4. This is a brainstorming activity. What are three reasons you can think of that direct deposit would be better than exchanging cash or a check?

Since employers need your bank account number and routing number to send you money via direct deposit, an employer might ask you for a voided check when you first start working in order to set up direct deposit for your paychecks. Do not ever give anyone (even an employer) a blank check, make sure you write the word “VOID” the check as shown in the example below:

Lesson 4 English corrected 09.24_05.jpg
Transferring Money Between Accounts

Another type of electronic transaction you may want to make is between your own bank accounts or to another person’s bank account. You may have already transferred money between your checking and savings accounts in-person at a bank branch, but if your bank offers online banking then you should be able to make transfers online as well.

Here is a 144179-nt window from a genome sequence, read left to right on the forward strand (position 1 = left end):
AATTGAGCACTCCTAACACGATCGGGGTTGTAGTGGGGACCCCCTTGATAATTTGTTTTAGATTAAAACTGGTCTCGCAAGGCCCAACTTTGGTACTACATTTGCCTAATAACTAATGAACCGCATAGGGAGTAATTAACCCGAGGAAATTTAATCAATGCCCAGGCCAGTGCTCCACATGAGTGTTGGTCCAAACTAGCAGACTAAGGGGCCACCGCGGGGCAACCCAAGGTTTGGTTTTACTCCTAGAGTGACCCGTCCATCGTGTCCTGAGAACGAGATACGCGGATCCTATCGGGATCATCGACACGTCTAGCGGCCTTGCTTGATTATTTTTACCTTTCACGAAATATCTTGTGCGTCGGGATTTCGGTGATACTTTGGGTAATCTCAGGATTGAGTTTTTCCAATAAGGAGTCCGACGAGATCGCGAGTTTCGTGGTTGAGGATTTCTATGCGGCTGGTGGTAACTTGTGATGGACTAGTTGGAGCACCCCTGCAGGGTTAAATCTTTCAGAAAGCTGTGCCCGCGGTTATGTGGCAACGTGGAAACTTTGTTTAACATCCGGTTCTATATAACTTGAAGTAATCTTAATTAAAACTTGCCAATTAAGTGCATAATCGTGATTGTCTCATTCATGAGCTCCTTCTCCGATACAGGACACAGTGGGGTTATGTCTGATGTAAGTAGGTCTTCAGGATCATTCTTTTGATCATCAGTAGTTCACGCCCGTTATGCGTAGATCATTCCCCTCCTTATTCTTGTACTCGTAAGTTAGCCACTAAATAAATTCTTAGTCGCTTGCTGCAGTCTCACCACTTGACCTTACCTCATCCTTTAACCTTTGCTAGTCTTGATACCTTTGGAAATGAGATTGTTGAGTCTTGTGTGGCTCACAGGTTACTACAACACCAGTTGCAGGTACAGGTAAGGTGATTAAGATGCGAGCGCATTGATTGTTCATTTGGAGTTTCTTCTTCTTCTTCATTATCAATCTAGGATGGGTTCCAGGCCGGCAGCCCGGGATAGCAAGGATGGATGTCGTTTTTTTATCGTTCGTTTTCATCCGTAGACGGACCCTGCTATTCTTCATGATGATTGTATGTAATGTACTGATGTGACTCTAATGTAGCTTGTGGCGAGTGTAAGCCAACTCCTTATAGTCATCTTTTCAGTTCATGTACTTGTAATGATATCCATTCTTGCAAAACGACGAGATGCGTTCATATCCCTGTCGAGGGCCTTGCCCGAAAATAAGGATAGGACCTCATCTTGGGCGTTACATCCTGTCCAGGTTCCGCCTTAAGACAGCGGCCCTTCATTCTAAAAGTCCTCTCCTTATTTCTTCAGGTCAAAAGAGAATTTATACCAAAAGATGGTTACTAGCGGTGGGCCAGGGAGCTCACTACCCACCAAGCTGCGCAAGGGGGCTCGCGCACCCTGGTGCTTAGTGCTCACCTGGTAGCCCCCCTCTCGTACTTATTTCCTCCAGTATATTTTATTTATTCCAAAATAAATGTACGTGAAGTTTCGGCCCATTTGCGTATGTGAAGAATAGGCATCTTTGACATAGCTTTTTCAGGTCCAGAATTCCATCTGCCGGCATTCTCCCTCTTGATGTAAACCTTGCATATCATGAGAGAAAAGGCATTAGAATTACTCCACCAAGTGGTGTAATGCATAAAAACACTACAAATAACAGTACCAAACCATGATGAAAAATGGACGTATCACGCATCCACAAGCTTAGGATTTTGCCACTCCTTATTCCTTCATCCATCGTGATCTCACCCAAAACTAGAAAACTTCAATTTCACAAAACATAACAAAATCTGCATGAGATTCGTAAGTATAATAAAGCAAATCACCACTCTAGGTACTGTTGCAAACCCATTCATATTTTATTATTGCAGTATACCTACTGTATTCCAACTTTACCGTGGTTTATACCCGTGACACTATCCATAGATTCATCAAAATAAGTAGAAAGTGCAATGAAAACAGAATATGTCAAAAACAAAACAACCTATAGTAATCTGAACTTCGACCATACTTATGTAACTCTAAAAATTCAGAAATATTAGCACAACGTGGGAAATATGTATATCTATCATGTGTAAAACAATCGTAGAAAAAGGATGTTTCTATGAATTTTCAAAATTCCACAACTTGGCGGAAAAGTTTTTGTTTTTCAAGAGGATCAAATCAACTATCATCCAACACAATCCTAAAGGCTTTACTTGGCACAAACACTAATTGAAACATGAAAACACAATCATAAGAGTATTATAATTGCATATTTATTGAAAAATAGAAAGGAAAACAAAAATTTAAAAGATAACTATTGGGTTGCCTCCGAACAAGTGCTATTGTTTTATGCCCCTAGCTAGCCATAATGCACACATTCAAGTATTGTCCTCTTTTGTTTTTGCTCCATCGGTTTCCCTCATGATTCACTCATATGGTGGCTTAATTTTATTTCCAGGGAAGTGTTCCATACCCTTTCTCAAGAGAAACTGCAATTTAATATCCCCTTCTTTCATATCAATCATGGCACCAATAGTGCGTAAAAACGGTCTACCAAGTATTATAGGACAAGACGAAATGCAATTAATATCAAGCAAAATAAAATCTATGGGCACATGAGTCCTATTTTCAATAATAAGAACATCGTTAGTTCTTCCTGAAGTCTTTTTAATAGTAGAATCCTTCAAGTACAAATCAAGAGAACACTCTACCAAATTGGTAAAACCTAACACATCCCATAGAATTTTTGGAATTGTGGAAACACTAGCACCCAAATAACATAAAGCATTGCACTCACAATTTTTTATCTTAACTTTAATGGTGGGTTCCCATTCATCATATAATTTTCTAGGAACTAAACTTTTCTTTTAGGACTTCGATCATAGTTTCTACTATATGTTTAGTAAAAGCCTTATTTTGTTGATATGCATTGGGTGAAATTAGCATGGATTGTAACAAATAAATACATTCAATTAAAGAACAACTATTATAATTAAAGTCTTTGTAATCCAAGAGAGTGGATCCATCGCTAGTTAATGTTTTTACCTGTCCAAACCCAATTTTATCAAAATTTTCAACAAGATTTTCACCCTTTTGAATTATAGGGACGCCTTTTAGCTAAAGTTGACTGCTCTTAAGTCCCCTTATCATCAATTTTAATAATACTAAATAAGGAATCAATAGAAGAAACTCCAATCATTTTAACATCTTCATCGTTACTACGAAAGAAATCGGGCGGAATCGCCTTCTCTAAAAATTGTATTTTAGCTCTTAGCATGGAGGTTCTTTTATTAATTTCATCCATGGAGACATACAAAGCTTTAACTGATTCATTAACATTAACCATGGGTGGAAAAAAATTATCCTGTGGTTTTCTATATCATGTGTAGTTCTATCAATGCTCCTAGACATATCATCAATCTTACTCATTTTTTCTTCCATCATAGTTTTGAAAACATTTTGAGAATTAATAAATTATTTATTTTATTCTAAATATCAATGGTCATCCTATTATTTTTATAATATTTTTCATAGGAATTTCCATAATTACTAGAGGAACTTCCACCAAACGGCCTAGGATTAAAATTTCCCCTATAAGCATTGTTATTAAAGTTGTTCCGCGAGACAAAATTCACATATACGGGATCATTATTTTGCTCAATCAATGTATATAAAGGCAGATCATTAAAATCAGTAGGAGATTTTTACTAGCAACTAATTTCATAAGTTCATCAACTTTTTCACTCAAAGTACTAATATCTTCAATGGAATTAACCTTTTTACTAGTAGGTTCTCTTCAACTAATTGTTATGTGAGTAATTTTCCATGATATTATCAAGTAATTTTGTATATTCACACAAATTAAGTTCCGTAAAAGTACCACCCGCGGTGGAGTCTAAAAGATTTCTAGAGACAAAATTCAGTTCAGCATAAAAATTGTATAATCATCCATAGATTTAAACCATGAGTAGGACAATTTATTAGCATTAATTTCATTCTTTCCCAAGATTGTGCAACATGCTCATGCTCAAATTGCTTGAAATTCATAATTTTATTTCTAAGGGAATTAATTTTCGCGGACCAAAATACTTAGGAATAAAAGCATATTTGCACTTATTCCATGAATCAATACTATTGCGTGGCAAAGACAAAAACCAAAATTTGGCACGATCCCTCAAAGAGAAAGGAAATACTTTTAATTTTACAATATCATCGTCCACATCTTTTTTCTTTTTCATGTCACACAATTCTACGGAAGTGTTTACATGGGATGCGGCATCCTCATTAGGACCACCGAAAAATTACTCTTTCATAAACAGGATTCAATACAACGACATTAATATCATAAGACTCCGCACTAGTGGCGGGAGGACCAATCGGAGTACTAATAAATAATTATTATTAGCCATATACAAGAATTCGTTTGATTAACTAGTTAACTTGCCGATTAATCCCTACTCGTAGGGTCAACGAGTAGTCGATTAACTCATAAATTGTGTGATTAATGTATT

Examples of When to Transfer Money


● If you have to make a big purchase from your checking account with your debit card and want to be sure you have the money in your account to cover the purchase, you can transfer from savings to checking
● You might transfer money to your savings that is left over from your paycheck after you have paid your expenses.

Be sure to note whether your bank limits the amount of transfers between accounts over a certain period of time (usually one month). Some banks may charge you fees if you exceed this, or they will not allow the transfer to go through.

5. Flores is saving money to buy a used car. She needs a down payment of at least $1000. She is saving $100 a month for the car. Her bank charges her $5 if she transfers money between accounts more than 5 times each month. Her checking account has a 0.01% interest rate, but her savings account has a 1.25% interest rate. She wants to put $25 a week into her savings